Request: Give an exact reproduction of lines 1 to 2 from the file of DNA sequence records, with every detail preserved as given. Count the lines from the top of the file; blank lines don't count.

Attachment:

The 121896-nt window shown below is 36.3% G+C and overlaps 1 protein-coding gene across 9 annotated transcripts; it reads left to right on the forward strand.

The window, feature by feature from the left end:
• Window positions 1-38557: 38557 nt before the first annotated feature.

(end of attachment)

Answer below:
The 121896-nt window shown below is 36.3% G+C and overlaps 1 protein-coding gene across 9 annotated transcripts; it reads left to right on the forward strand.

The window, feature by feature from the left end: